- short- and long-term business goals.
With this information, we can provide IT help at the business-strategy level. We will help you to see what works and what doesn’t. Drawing on a depth of experience with other customers, an MSP like N-Line can avoid expensive mistakes. We have a wealth of contacts with technology vendors and so we can often find you better deals.
At N-Line making IT work is our sole focus. You can spend your time on other important areas of your business. For a consistent subscription fee that shows great ROI, we will work to:
- improve efficiency and flexibility;
- enhance security and compliance;
- monitor and maintain your business systems;
- reduce costs and streamline processes;
- identify new technologies that can boost your users’ productivity.
Technology Tailored to Your Needs
Up until now, you may have been taking the guided bus tour approach to technology. You pay for an IT service and expect it to take you from point A to point B without a hitch. When you work with us, you’ll get a tailored IT solution. After getting to know your technology, user practices, and strategy, we will develop for you a customized journey. Your digital transformation will follow a step-by-step approach that considers your particular characteristics.
Let N-Line Technologies be your guide. Our experts can help you pivot if you need to. We can help you allow staff to work at home, securely, and efficiently. We can help you save money. We can help downsize technology if that’s what the current situation requires and make smarter decisions as you scale Mount Technology with the help of our experts.
We can even work virtually to provide the strategic support you need. Contact us today at 432-279-0671!
Online meetings are the new norm for many, but that doesn’t mean people magically know how to enjoy a trouble-free online conference experience. These tips can power more successful meetings.
Many businesses today are working from home with a reliance on Skype, Microsoft Teams, Google Hangouts, Zoom, or GoToMeeting. But even with these platforms offering voice or video capabilities, there can be tech problems. These tips can minimize the trouble and enhance business collaboration.
1. Go Wired
Connecting to Wi-Fi offers flexibility and mobility. Yet when it comes to an online meeting, prefer a wired connection. Enjoy a more reliable meeting connection by plugging your laptop or desktop into the internet router using a network cable.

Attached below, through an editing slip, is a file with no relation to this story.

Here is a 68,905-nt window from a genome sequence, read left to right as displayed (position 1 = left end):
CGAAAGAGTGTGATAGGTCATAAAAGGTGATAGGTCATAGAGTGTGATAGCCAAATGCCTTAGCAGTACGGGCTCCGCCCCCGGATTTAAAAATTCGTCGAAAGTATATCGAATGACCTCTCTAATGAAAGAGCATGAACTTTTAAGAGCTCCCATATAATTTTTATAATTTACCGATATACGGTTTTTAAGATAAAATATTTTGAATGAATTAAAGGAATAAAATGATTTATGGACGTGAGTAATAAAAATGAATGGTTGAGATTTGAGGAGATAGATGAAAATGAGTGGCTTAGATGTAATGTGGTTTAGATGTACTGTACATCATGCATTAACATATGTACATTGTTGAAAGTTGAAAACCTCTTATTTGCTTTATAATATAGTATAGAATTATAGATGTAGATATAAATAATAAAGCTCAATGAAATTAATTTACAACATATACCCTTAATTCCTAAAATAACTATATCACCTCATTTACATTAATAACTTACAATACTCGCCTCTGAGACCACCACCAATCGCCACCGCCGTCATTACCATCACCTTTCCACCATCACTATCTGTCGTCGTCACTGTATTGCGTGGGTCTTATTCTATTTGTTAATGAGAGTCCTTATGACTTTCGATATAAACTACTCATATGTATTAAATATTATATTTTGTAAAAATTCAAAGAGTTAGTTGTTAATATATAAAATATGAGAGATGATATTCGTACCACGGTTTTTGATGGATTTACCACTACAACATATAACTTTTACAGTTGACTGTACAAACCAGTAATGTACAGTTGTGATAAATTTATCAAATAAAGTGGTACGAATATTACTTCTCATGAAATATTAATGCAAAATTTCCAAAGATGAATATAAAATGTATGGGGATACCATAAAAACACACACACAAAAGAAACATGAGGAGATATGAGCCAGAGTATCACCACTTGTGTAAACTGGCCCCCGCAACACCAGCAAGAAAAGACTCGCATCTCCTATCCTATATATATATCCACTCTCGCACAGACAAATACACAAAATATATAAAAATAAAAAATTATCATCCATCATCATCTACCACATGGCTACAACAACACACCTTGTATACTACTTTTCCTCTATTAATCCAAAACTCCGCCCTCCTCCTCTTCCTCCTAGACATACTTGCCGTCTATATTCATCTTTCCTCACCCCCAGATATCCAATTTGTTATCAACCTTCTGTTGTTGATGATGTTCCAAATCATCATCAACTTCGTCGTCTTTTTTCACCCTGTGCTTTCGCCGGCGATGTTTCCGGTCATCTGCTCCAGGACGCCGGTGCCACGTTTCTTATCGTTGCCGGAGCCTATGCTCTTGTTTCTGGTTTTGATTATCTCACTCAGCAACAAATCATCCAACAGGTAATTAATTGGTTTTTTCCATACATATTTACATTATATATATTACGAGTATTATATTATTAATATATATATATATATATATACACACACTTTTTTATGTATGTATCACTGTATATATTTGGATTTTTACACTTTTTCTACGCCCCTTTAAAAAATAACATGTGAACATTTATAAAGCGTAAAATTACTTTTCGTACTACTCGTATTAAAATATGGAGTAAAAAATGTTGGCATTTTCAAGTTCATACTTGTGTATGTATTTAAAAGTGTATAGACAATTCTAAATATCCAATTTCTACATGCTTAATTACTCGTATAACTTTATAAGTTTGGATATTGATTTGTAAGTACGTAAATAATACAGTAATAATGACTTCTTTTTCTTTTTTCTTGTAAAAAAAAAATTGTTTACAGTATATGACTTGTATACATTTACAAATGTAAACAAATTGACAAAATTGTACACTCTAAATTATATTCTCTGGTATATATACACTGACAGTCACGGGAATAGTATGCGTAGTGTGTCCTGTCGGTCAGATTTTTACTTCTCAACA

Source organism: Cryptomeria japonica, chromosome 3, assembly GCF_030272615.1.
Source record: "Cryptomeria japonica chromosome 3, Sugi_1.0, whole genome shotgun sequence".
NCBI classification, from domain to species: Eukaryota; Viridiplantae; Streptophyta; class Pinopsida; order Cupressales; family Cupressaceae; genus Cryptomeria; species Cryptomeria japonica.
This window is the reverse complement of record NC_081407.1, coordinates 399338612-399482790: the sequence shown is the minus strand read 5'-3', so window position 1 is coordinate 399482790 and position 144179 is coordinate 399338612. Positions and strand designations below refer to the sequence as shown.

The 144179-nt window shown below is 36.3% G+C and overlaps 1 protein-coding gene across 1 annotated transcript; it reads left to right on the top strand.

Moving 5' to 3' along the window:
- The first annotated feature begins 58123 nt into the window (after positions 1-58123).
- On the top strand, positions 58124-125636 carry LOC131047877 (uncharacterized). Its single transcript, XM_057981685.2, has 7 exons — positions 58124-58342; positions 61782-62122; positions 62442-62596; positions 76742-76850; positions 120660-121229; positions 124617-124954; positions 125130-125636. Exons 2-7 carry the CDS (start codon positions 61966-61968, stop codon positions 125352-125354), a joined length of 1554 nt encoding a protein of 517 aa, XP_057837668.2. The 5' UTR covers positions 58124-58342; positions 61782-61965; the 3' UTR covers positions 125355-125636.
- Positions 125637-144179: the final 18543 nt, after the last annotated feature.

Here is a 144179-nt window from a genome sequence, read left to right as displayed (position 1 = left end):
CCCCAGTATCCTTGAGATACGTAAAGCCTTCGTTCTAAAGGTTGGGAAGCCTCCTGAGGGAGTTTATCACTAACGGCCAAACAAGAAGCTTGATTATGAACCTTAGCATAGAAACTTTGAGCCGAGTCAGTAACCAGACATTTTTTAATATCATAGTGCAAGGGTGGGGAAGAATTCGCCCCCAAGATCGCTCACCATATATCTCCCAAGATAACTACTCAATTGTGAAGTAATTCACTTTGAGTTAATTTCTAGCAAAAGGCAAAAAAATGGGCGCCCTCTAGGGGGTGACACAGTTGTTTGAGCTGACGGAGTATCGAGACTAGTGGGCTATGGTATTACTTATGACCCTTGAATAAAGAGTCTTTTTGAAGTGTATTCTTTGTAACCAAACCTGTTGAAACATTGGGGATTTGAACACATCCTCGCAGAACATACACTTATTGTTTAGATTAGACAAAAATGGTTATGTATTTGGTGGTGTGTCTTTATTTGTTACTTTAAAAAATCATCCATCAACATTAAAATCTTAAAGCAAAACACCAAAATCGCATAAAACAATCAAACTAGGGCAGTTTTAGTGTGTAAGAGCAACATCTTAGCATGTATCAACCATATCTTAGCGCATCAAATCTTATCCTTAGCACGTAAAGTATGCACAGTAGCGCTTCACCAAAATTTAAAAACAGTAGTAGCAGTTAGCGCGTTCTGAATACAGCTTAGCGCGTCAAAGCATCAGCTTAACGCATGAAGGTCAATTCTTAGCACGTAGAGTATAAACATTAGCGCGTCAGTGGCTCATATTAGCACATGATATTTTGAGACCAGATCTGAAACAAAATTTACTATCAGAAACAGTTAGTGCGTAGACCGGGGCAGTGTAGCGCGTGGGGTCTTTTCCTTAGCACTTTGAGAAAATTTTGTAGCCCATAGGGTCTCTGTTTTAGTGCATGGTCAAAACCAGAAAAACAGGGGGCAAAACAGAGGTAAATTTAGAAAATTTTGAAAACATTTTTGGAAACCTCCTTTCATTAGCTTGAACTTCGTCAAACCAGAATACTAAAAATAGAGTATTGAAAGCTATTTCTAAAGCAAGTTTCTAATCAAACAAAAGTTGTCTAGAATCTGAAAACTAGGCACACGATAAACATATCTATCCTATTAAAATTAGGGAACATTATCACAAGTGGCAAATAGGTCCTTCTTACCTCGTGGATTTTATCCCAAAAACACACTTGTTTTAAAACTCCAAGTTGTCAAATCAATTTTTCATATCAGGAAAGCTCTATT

If you need to use a mobile device and can’t connect via cable, reduce Wi-Fi obstacles. Call in from as a close to the wireless access point as you can. Wi-Fi signals are a form of radio wave, which means they can be hindered by:
So, that important meeting is not the one you join from a cement-bricked basement, not when your Wi-Fi router is in an upstairs bedroom and your neighbors are all relying on Wi-Fi signals, too.
2. Prioritize Your Meeting
When you have a scheduled meeting, announce it to the rest of the household. Ask kids not to get on Xbox or stream movies at the same time as you connect to your meeting. See if you can’t persuade your partner, who is also working from home, not to download large files or new software at the same time as your meeting.
Program your devices to back up at times that won’t compete with your work hours. In the office, your IT team scheduled updates or security patches outside of business hours. Now that you’re doing it all at home, be smart about when you do upgrades. Depending on your home internet speed, trying to do too many things at once can cause trouble for everyone.
3. Test Connections Before the Meeting
You may feel that all you’re doing is meeting online right now. Why would you need to test audio and video each time? Well, every time you unplug a device such as a microphone or headset the settings will return to the default. That means the next time you connect you aren’t set up the way you want to be. You were expecting to listen in using your USB headphones, but the last time you unplugged them your computer switched back to the next available audio input (e.g. your monitor or built-in laptop speakers).
By checking the connection first, you also make sure you have the most up-to-date platform software. You don’t want to be late to a call because your device has decided it needs to re-install Skype right at that moment.
4. Use the Right Equipment
Headsets and external microphones limit the ambient noise. You’ll hear better. Plus, it will make your contributions easier to hear, too.
Muting your microphone when you’re not talking also helps – it reduces the noise pollution. Problems can arise when your mic picks up other people talking through your speakers. This precaution also saves you from apologizing when your dog barks ferociously at the FedEx delivery person.
5. Pick the Best Setting
Plan the best place to take that online meeting. The closer you are to your wireless access point, the better your connection.
Plus, you want to avoid high-traffic areas, as you’re more likely to be distracted. A child or furry colleague could make an unplanned appearance.
Select an area with a simple background, too. Sitting in front of a window may seem like a good idea, but it makes your face darker and more difficult to see on video. Ideally, you want to be in a well-lit room with a plain wall as your background.
6. Take Full Advantage of Online Meeting Features
You may have done conference calls in the past. Everyone called in, spoke when necessary, and that was that. But much of the top business collaboration software offers added features:
Online meetings are efficient and cost-effective. With the current health crisis forcing many of us to adapt to connecting virtually, implementing these ideas can help.
Need help setting up your online meeting platform or deciding on the solution that’s right for you? We can help. Contact us today at 432-279-0671!